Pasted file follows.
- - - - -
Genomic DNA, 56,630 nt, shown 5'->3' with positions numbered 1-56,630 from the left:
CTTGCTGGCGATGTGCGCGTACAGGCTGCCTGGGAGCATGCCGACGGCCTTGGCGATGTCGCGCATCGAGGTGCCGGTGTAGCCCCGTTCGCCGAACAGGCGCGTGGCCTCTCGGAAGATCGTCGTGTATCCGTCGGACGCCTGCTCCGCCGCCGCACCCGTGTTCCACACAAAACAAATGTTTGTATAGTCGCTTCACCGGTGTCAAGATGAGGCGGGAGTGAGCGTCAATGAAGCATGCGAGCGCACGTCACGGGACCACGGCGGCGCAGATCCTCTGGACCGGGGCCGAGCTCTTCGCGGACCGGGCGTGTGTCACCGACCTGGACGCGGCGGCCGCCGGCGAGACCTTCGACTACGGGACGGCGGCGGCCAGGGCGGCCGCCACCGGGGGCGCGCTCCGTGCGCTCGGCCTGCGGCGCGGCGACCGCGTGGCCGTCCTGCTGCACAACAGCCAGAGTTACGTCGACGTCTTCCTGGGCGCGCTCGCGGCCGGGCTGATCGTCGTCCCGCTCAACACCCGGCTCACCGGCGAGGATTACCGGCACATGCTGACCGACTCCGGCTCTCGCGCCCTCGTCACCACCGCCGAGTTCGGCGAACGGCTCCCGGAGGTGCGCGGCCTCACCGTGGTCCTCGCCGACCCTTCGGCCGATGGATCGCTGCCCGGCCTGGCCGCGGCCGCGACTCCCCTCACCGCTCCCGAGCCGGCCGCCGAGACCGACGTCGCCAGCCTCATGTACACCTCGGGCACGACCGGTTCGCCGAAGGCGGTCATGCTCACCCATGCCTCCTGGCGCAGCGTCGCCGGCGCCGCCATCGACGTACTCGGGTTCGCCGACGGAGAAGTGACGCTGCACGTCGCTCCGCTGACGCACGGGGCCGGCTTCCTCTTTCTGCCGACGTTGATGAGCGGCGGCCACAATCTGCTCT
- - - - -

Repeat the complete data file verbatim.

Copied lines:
Genomic DNA, 56,630 nt, shown 5'->3' with positions numbered 1-56,630 from the left:
CTTGCTGGCGATGTGCGCGTACAGGCTGCCTGGGAGCATGCCGACGGCCTTGGCGATGTCGCGCATCGAGGTGCCGGTGTAGCCCCGTTCGCCGAACAGGCGCGTGGCCTCTCGGAAGATCGTCGTGTATCCGTCGGACGCCTGCTCCGCCGCCGCACCCGTGTTCCACACAAAACAAATGTTTGTATAGTCGCTTCACCGGTGTCAAGATGAGGCGGGAGTGAGCGTCAATGAAGCATGCGAGCGCACGTCACGGGACCACGGCGGCGCAGATCCTCTGGACCGGGGCCGAGCTCTTCGCGGACCGGGCGTGTGTCACCGACCTGGACGCGGCGGCCGCCGGCGAGACCTTCGACTACGGGACGGCGGCGGCCAGGGCGGCCGCCACCGGGGGCGCGCTCCGTGCGCTCGGCCTGCGGCGCGGCGACCGCGTGGCCGTCCTGCTGCACAACAGCCAGAGTTACGTCGACGTCTTCCTGGGCGCGCTCGCGGCCGGGCTGATCGTCGTCCCGCTCAACACCCGGCTCACCGGCGAGGATTACCGGCACATGCTGACCGACTCCGGCTCTCGCGCCCTCGTCACCACCGCCGAGTTCGGCGAACGGCTCCCGGAGGTGCGCGGCCTCACCGTGGTCCTCGCCGACCCTTCGGCCGATGGATCGCTGCCCGGCCTGGCCGCGGCCGCGACTCCCCTCACCGCTCCCGAGCCGGCCGCCGAGACCGACGTCGCCAGCCTCATGTACACCTCGGGCACGACCGGTTCGCCGAAGGCGGTCATGCTCACCCATGCCTCCTGGCGCAGCGTCGCCGGCGCCGCCATCGACGTACTCGGGTTCGCCGACGGAGAAGTGACGCTGCACGTCGCTCCGCTGACGCACGGGGCCGGCTTCCTCTTTCTGCCGACGTTGATGAGCGGCGGCCACAATCTGCTCT